For some families, worrying about an elderly or disabled loved one can be an overwhelming situation. When that individual is a veteran and is considered a wartime veteran, whether they actually saw direct combat or not, their family can get them the support they need at home.
Far too often, though, veterans of all ages may discount the notion of relying on home care aides because of the cost or other related factors. If cost is the main issue, there are pensions that could help these wartime veterans, especially if they are on a limited income and don’t have many assets.
When families of these veterans first learn about the Aid and Attendance Benefit, they often have a number of questions. Below are four questions some families have that can actually help others when they learn more about this pension program.
Potential Question #1: Would dad qualify?
In order to qualify, veterans need to have served at least one day of their active duty service during a time of official combat. That could be during World War II, the Korean War, the Vietnam War, or the Gulf War. If they served any time during the Gulf War, their minimum time of service needs to have been two years. Otherwise, their minimum time of service needs to be 90 days.
Potential Question #2: Can’t I help him?
Families often rally around their loved ones in a time of need. Yes, family members and friends can be a great support, but nothing is better than an experienced and professional home care aide.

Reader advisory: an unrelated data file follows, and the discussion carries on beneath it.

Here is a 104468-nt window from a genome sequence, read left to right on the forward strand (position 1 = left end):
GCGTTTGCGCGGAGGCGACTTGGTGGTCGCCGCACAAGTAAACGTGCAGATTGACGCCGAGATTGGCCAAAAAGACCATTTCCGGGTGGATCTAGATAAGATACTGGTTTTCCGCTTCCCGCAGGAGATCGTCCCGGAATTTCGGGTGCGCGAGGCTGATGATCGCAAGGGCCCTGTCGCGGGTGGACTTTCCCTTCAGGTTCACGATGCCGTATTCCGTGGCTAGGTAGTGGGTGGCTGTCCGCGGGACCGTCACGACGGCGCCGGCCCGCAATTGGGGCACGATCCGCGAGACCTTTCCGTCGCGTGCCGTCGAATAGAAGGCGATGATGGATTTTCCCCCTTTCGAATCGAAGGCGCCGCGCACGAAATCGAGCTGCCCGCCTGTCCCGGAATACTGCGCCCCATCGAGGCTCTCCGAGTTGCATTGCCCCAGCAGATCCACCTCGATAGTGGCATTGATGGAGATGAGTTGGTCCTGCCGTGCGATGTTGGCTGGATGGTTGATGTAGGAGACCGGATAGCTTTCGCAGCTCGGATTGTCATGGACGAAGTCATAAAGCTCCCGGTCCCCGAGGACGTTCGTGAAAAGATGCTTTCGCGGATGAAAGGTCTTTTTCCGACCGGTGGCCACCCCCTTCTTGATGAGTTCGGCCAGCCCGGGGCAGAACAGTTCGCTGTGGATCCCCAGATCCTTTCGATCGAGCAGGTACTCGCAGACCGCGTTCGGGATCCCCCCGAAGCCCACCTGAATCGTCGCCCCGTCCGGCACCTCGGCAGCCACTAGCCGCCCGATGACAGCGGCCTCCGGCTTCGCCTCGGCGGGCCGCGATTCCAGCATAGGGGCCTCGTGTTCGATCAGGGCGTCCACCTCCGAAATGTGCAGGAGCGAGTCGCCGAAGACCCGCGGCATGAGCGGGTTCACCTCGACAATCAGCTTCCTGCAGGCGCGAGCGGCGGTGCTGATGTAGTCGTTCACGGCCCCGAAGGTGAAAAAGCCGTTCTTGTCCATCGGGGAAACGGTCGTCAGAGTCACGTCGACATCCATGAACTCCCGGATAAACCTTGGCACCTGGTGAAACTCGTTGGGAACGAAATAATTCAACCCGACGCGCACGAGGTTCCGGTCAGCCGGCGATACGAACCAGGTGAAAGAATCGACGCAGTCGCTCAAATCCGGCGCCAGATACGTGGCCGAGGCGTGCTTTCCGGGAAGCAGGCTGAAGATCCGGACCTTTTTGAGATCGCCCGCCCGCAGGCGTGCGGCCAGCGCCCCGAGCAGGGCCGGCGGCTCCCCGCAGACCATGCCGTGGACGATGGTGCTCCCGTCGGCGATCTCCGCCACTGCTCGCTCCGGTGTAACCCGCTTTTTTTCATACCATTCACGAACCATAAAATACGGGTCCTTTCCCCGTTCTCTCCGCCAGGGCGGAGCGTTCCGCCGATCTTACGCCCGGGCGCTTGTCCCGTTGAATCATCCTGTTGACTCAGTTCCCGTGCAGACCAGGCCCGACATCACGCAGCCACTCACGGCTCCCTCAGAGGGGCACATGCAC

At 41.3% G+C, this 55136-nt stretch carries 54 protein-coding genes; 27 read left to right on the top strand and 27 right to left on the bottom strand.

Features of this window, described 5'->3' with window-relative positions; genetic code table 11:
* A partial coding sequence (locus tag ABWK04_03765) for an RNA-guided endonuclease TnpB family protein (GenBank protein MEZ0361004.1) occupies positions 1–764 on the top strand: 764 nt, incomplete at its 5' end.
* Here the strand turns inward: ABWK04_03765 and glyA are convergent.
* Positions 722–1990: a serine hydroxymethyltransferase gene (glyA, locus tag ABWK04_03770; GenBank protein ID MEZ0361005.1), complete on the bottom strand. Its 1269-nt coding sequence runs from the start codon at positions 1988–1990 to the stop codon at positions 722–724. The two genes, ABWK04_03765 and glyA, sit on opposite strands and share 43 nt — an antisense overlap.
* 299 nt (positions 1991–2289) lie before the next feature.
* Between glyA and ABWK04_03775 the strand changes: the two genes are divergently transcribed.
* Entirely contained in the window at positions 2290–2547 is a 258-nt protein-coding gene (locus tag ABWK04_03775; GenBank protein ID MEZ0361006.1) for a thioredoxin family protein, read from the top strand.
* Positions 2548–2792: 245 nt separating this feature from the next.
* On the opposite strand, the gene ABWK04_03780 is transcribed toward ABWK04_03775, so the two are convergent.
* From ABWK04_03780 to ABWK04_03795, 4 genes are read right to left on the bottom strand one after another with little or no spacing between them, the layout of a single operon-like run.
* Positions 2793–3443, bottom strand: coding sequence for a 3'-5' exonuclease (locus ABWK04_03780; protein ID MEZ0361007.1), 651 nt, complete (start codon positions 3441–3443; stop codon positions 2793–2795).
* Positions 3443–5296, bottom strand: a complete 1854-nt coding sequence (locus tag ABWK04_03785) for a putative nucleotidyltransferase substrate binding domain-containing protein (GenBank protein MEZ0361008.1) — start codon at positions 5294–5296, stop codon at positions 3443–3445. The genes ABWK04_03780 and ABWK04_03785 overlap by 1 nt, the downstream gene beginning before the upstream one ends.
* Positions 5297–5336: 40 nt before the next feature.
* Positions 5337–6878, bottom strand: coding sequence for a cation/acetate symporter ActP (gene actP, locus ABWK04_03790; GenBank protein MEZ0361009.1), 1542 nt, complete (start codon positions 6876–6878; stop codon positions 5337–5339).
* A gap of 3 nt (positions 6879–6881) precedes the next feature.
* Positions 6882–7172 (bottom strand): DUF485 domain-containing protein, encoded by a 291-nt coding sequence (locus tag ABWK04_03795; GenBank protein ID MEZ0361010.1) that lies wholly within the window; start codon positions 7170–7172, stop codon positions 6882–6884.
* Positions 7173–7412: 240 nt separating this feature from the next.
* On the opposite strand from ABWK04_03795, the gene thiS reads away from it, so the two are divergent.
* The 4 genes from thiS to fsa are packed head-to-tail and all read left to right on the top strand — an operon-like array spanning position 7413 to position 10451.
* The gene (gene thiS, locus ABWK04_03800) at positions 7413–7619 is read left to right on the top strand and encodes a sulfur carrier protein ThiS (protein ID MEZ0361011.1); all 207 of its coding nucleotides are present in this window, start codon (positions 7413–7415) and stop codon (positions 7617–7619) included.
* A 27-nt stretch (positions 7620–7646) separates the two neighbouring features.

Potential Question #3: How long will the application process take?
It can take upwards of nine months for approval. Yes, that’s a long time when somebody needs help now. That is one of the reasons why Veterans Care Coordination can prove to be extremely valuable.
If you or a loved one are considering veterans care, please contact the friendly staff at Veterans Care Coordination™. Call today: 1-855-380-4400
Under Kyle’s leadership, Veterans Care Coordination has become one of the fastest growing senior service companies in the United States. Partnering with health care providers throughout the U.S., VCC serves more than 1000 clients in 45 states. The company currently employs more than 65 professionals.
In January 2014, Kyle was named to the St. Louis Business Journal’s prestigious “40 Under 40” list. The St. Louis Small Business Monthly also named him as one of the “100 St. Louisans to Know” in 2014. In 2015, Kyle was selected as one of ten national finalists for the 2015 Glenn Shepard Leadership Award. In addition, in September 2013, Veterans Care Coordination was honored by the St. Louis Small Business Monthly as one of the “Top 20” small businesses in the St. Louis area, in 2014 the company was honored as a finalist for the Arcus Awards and by the St. Louis Post Dispatch for being a Top Workplace.
Kyle is an accredited claims agent by the Department of Veterans Affairs. He is a frequent speaker on the topic of veterans’ benefits, addressing conferences such as the Home Care Association of America and the Northeast Home care Conference. Kyle currently serves on the Board of Directors of the Mid-East Area Agency on Aging and has been previously involved with the St. Louis Chapter of the Alzheimer’s Association. He resides in Lake St. Louis, Mo. with his wife and twin boys. In his spare time, Kyle is an avid tennis player.